Eighty-five years of art and history through the eyes of a woman who fled her family – as re-imagined by her granddaughter.
AnaÃ¯s Barbeau-Lavalette never knew her mother’s mother. Curious to understand why her grandmother, Suzanne, a sometime painter and poet associated with Les Automatistes, a movement of dissident artists that included Paul-Ã?mile Borduas, abandoned her husband and young family, Barbeau-Lavalette hired a private detective to piece together Suzanne’s life.
Suzanne, winner of the Prix des libraires du QuÃ©bec and a bestseller in French, is a fictionalized account of Suzanne’s life over eighty-five years, from Montreal to New York to Brussels, from lover to lover, through an abortion, alcoholism, Buddhism, and an asylum. It takes readers through the Great Depression, QuÃ©bec's Quiet Revolution, women’s liberation, and the American civil rights movement, offering a portrait of a volatile, fascinating woman on the margins of history. And it’s a granddaughter’s search for a past for herself, for understanding and forgiveness.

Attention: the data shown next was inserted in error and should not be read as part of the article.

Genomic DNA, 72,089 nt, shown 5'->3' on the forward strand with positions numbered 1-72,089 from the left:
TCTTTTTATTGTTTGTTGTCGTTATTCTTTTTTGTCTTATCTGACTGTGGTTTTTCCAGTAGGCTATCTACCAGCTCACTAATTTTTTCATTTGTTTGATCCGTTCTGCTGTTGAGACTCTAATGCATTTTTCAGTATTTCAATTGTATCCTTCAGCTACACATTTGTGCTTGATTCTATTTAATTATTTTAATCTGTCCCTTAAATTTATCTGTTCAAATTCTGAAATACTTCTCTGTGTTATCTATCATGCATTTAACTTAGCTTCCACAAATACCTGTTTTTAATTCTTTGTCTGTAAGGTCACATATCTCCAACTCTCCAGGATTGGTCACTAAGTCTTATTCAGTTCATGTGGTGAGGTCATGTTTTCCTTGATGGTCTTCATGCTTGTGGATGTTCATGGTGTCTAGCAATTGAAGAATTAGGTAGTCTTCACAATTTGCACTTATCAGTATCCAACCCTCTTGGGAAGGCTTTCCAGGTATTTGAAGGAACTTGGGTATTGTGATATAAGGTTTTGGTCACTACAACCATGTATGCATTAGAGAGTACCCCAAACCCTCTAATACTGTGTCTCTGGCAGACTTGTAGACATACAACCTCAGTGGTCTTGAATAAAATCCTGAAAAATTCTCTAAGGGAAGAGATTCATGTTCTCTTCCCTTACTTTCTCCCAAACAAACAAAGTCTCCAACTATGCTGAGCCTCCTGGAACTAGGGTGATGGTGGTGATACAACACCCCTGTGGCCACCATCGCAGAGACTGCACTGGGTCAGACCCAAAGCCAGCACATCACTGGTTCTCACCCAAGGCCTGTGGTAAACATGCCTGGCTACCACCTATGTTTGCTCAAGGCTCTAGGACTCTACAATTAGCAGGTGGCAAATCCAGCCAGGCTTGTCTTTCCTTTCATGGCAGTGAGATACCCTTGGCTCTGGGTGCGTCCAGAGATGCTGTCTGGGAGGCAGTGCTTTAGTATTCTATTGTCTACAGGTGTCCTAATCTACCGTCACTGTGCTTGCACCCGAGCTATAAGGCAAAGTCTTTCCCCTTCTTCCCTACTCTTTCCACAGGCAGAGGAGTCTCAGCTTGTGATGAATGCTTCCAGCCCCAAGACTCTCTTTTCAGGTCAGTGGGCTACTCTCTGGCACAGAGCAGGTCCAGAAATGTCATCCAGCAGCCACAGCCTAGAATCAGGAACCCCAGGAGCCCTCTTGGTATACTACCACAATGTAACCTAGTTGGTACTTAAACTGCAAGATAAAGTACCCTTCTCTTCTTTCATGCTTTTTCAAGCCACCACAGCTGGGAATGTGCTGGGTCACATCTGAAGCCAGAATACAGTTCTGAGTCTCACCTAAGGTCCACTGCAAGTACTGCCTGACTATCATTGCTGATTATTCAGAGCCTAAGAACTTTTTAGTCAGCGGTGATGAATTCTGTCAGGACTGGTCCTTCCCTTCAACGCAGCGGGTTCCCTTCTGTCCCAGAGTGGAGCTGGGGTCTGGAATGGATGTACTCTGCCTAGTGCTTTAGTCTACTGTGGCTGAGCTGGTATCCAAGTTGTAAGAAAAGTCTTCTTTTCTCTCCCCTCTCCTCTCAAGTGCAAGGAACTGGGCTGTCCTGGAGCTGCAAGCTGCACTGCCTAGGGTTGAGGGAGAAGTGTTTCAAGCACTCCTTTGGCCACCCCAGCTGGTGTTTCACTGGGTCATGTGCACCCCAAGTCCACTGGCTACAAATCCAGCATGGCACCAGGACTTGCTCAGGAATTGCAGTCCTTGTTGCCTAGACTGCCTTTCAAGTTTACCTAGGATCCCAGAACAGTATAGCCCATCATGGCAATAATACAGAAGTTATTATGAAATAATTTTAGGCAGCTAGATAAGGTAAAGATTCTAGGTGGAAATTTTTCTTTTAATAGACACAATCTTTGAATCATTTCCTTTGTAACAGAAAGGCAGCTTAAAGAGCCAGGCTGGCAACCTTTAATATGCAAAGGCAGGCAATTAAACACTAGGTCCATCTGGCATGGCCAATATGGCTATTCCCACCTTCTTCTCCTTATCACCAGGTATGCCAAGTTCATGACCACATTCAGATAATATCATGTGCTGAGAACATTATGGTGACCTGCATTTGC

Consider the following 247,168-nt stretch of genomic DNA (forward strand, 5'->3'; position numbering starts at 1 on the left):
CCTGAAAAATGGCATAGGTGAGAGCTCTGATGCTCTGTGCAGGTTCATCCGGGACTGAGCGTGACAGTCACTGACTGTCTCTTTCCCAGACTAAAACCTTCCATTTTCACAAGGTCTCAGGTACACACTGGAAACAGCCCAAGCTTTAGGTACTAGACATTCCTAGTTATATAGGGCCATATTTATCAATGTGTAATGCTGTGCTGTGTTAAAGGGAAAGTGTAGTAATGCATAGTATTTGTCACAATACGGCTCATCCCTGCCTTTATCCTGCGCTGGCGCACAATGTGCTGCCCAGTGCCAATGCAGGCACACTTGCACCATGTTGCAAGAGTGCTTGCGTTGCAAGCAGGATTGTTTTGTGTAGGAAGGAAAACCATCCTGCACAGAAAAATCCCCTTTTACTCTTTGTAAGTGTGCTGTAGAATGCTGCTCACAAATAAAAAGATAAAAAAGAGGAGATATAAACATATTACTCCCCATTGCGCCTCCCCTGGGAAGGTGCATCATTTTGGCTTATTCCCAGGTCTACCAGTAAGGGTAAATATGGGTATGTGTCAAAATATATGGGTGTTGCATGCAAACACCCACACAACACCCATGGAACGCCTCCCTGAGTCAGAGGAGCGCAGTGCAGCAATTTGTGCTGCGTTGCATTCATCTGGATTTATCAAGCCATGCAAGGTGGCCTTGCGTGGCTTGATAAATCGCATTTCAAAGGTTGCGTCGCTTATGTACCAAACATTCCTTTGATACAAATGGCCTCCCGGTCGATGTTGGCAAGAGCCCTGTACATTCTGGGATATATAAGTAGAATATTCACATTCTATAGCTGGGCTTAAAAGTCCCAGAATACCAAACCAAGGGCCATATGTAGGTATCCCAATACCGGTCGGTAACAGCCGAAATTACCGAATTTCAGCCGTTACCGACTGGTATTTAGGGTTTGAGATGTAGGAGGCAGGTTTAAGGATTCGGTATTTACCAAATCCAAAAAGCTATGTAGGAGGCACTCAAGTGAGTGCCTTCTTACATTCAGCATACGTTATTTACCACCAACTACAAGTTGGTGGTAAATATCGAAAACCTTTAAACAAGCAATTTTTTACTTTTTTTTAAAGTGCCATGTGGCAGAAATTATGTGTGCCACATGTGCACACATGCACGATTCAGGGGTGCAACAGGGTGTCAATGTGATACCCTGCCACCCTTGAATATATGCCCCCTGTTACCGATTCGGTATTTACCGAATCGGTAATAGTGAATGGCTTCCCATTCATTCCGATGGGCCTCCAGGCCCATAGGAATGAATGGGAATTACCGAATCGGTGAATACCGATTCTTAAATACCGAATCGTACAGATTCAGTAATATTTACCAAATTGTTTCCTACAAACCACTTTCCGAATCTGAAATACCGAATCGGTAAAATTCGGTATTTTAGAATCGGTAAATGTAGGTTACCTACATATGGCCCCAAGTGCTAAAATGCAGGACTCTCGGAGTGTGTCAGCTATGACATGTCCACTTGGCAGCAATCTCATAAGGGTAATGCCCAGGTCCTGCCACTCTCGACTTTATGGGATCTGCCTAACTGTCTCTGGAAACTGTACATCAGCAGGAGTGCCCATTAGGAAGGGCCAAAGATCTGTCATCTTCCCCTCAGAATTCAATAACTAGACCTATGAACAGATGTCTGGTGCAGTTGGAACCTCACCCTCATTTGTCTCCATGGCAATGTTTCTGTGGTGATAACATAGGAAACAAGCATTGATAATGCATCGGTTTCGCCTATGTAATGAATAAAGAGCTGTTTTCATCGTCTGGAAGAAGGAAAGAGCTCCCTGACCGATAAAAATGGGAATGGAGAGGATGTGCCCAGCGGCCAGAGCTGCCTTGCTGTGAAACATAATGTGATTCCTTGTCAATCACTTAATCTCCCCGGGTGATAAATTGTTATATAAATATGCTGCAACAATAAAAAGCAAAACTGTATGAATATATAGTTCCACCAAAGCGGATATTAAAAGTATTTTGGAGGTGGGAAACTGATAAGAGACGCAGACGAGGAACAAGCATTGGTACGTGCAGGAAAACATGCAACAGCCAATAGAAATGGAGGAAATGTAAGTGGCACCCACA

‘It’s about a nameless despair, an unbearable sadness. But it’s also a reflection on what it means to be a mother, and an artist. Most of all, it’s a magnificent novel.’
– Les MÃ©connus
AnaÃ¯s Barbeau-Lavalette is a Montreal-based author and director. She was named the 2012 Artist for Peace by the social justice organization Les Artistes Pour la Paix.
Rhonda Mullins is a writer and translator living in Montreal. She received the 2015 Governor General’s Literary Award for Twenty-One Cardinals, her translation of Jocelyne Saucier’s Les hÃ©ritiers de la mine.